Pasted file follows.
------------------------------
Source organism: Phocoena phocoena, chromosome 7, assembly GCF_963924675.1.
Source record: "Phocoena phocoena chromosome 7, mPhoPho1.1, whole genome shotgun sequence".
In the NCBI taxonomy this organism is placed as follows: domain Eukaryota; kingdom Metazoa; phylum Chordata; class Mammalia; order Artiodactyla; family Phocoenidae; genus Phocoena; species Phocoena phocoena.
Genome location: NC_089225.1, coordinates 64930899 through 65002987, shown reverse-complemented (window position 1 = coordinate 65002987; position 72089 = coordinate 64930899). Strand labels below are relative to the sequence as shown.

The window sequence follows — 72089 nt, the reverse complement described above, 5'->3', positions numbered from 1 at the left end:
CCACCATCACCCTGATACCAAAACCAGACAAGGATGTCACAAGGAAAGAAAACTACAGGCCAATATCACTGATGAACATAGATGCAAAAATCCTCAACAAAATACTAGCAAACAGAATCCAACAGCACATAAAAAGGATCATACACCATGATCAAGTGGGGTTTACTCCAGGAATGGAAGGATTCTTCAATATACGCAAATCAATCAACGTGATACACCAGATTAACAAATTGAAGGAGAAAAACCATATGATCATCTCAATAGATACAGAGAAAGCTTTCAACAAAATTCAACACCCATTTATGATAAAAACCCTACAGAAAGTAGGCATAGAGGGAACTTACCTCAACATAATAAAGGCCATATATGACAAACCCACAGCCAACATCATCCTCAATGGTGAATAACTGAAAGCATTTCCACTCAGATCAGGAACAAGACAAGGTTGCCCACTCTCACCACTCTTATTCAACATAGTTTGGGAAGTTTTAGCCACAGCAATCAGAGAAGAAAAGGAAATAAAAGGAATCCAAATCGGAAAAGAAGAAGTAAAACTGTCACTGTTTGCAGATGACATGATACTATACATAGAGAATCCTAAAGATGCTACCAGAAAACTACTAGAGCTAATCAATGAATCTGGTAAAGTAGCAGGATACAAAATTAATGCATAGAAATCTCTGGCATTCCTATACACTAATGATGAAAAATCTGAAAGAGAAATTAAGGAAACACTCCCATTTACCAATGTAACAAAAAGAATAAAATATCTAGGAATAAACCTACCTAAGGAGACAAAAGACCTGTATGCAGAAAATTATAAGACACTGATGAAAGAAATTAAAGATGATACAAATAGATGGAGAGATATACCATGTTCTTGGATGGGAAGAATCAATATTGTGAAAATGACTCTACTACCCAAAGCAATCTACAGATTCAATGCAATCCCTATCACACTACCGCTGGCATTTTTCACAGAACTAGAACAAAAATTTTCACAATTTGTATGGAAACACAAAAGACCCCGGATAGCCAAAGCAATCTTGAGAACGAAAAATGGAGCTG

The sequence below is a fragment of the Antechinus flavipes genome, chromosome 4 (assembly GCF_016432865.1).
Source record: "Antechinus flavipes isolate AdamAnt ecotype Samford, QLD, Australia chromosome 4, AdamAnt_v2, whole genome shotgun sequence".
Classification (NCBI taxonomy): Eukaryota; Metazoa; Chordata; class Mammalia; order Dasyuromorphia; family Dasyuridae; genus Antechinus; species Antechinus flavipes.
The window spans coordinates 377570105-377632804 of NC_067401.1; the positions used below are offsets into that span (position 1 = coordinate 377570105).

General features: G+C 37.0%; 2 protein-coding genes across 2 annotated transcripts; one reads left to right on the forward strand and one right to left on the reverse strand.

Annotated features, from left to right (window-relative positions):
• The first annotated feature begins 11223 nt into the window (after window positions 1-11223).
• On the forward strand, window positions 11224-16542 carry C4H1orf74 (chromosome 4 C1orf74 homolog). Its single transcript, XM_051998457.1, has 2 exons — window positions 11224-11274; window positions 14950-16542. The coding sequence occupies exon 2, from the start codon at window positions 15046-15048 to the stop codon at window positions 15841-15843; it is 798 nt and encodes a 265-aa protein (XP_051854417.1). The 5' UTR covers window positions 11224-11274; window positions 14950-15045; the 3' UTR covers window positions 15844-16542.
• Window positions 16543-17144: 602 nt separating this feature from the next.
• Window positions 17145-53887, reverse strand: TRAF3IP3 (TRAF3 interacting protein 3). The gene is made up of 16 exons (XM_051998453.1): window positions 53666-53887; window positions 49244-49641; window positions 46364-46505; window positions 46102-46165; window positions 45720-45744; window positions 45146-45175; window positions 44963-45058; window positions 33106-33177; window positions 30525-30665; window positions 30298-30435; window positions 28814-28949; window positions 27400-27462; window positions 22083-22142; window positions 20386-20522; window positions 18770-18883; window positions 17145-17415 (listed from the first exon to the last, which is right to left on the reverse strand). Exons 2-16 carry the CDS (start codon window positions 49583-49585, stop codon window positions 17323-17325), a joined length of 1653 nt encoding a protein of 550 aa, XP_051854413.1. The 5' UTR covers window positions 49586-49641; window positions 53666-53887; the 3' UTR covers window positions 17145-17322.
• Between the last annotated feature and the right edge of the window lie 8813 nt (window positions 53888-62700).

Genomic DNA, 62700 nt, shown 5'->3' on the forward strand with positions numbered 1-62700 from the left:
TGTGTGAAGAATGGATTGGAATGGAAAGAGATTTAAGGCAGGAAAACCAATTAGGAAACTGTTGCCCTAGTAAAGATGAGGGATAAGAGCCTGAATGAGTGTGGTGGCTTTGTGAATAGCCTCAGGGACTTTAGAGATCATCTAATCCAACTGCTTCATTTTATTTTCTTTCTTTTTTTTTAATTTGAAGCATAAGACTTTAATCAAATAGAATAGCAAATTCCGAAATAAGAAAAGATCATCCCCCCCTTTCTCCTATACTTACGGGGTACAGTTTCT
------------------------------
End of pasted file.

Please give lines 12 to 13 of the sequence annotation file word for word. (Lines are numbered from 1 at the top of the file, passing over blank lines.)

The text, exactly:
Annotated features, from left to right (window-relative positions):
• The first annotated feature begins 11223 nt into the window (after window positions 1-11223).